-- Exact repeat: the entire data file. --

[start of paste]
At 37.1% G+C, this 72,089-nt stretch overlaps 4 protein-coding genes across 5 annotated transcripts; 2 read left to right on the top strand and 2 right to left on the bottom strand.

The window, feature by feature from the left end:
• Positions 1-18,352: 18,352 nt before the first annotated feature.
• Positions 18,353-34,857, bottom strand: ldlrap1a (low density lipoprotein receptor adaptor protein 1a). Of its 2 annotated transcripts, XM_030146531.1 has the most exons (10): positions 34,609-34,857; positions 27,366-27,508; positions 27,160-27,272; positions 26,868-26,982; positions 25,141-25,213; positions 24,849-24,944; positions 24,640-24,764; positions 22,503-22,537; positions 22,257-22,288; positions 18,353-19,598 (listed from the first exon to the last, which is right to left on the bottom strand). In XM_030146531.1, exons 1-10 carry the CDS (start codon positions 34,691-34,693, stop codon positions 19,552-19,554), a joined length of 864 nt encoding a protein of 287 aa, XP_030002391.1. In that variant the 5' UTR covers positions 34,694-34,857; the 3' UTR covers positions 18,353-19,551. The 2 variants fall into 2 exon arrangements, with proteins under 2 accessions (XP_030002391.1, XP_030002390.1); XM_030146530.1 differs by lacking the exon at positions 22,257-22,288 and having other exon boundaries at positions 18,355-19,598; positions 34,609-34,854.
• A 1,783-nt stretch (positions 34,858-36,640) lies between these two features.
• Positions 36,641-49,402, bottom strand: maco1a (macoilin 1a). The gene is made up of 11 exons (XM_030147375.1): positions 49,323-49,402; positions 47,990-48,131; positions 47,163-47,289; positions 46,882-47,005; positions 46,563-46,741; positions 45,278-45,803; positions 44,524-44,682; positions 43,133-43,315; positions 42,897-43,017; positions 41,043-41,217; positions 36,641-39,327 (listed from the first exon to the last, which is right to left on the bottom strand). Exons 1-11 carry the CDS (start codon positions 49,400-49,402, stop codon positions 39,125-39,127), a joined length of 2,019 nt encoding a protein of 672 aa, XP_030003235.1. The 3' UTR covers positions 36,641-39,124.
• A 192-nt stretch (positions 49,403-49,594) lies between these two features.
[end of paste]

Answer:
At 37.1% G+C, this 72,089-nt stretch overlaps 4 protein-coding genes across 5 annotated transcripts; 2 read left to right on the top strand and 2 right to left on the bottom strand.

The window, feature by feature from the left end:
• Positions 1-18,352: 18,352 nt before the first annotated feature.
• Positions 18,353-34,857, bottom strand: ldlrap1a (low density lipoprotein receptor adaptor protein 1a). Of its 2 annotated transcripts, XM_030146531.1 has the most exons (10): positions 34,609-34,857; positions 27,366-27,508; positions 27,160-27,272; positions 26,868-26,982; positions 25,141-25,213; positions 24,849-24,944; positions 24,640-24,764; positions 22,503-22,537; positions 22,257-22,288; positions 18,353-19,598 (listed from the first exon to the last, which is right to left on the bottom strand). In XM_030146531.1, exons 1-10 carry the CDS (start codon positions 34,691-34,693, stop codon positions 19,552-19,554), a joined length of 864 nt encoding a protein of 287 aa, XP_030002391.1. In that variant the 5' UTR covers positions 34,694-34,857; the 3' UTR covers positions 18,353-19,551. The 2 variants fall into 2 exon arrangements, with proteins under 2 accessions (XP_030002391.1, XP_030002390.1); XM_030146530.1 differs by lacking the exon at positions 22,257-22,288 and having other exon boundaries at positions 18,355-19,598; positions 34,609-34,854.
• A 1,783-nt stretch (positions 34,858-36,640) lies between these two features.
• Positions 36,641-49,402, bottom strand: maco1a (macoilin 1a). The gene is made up of 11 exons (XM_030147375.1): positions 49,323-49,402; positions 47,990-48,131; positions 47,163-47,289; positions 46,882-47,005; positions 46,563-46,741; positions 45,278-45,803; positions 44,524-44,682; positions 43,133-43,315; positions 42,897-43,017; positions 41,043-41,217; positions 36,641-39,327 (listed from the first exon to the last, which is right to left on the bottom strand). Exons 1-11 carry the CDS (start codon positions 49,400-49,402, stop codon positions 39,125-39,127), a joined length of 2,019 nt encoding a protein of 672 aa, XP_030003235.1. The 3' UTR covers positions 36,641-39,124.
• A 192-nt stretch (positions 49,403-49,594) lies between these two features.